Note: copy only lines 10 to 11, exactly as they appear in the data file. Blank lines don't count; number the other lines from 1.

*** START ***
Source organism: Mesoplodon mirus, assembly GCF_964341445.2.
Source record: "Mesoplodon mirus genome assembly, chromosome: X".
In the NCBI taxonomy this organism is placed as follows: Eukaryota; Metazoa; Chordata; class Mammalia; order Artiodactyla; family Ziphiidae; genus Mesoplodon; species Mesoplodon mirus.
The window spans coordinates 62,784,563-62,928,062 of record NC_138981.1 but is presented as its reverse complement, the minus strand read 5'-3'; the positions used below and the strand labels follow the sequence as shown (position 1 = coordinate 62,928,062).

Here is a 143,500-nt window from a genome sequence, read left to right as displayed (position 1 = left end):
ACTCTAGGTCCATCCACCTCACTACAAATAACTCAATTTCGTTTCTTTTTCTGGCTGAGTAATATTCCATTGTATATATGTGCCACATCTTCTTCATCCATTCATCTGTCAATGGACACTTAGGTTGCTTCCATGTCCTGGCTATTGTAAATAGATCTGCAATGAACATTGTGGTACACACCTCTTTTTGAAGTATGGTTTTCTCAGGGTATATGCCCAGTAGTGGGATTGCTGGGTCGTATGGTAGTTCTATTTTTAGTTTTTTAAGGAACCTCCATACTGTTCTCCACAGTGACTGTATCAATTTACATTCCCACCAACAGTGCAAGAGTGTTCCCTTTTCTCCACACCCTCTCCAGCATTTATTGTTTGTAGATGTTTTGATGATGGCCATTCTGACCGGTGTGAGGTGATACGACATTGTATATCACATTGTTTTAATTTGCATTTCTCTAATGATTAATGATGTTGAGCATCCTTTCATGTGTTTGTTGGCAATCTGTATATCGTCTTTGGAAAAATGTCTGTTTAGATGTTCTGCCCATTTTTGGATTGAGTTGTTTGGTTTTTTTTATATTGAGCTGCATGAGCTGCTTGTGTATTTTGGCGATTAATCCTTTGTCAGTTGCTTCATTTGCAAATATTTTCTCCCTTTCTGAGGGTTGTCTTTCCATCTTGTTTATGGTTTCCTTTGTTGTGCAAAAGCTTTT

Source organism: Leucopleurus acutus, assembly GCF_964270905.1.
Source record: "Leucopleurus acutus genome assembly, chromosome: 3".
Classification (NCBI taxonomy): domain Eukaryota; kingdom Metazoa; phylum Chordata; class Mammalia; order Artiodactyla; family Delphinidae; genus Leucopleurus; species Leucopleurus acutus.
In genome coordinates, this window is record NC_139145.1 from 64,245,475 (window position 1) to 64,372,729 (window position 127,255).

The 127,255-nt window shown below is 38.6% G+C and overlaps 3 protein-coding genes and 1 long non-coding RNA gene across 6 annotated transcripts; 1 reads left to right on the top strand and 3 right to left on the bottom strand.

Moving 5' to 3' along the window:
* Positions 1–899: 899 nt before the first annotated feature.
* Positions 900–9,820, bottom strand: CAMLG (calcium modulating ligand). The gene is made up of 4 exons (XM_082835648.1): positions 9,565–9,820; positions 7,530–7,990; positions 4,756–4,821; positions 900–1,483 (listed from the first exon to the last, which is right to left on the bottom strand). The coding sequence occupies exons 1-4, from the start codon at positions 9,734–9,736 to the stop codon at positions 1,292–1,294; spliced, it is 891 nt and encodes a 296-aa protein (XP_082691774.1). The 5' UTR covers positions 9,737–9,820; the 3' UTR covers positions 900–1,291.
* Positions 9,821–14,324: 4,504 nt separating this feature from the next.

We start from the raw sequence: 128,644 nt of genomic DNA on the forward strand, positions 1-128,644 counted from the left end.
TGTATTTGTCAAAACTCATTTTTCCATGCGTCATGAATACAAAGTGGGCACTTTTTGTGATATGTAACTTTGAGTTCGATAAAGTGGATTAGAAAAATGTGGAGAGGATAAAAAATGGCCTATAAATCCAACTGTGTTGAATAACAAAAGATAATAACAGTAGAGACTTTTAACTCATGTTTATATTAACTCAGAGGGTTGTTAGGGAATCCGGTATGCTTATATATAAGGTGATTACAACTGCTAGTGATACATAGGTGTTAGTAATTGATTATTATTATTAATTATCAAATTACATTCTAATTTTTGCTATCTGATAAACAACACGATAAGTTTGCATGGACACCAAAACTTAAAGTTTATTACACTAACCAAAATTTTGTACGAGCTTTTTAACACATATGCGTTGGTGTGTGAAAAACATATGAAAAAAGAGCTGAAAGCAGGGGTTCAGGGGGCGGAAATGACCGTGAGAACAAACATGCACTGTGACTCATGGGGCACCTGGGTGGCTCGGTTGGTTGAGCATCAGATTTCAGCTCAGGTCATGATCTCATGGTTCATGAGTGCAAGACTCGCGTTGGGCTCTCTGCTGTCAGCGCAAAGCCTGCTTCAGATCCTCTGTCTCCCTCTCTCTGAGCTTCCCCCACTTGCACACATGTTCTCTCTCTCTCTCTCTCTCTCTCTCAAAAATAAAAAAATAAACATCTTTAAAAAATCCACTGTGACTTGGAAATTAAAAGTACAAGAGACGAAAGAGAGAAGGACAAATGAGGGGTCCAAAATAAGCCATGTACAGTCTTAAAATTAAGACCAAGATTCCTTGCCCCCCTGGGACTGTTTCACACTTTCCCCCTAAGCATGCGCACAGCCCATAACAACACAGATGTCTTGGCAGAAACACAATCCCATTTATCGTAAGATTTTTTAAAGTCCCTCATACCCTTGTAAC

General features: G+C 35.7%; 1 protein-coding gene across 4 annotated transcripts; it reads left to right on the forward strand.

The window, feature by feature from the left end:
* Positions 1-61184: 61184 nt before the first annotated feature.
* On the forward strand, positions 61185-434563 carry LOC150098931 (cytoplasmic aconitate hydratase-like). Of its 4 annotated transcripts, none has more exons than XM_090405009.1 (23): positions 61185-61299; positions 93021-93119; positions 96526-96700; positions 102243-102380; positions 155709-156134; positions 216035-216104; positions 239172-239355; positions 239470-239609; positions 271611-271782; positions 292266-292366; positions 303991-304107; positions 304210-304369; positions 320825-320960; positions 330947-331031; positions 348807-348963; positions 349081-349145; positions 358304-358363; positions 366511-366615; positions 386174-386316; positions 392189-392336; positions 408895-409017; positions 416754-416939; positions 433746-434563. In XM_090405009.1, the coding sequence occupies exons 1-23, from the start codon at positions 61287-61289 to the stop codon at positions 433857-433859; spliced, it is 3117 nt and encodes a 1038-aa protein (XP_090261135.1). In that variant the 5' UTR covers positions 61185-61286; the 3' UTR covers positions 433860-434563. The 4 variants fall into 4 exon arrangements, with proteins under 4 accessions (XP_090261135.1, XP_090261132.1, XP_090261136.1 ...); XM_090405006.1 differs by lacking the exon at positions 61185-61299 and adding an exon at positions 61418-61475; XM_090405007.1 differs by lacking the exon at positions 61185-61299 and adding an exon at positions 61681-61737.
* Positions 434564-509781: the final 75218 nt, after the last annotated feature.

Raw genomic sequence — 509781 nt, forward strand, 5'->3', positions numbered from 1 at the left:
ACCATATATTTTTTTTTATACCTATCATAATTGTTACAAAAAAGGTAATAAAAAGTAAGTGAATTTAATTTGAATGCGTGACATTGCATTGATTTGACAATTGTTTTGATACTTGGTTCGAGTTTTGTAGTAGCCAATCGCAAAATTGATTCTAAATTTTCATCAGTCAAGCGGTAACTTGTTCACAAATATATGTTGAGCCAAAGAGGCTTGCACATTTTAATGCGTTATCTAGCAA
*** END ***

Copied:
In genome coordinates, this window is record NC_139145.1 from 64,245,475 (window position 1) to 64,372,729 (window position 127,255).

The 127,255-nt window shown below is 38.6% G+C and overlaps 3 protein-coding genes and 1 long non-coding RNA gene across 6 annotated transcripts; 1 reads left to right on the top strand and 3 right to left on the bottom strand.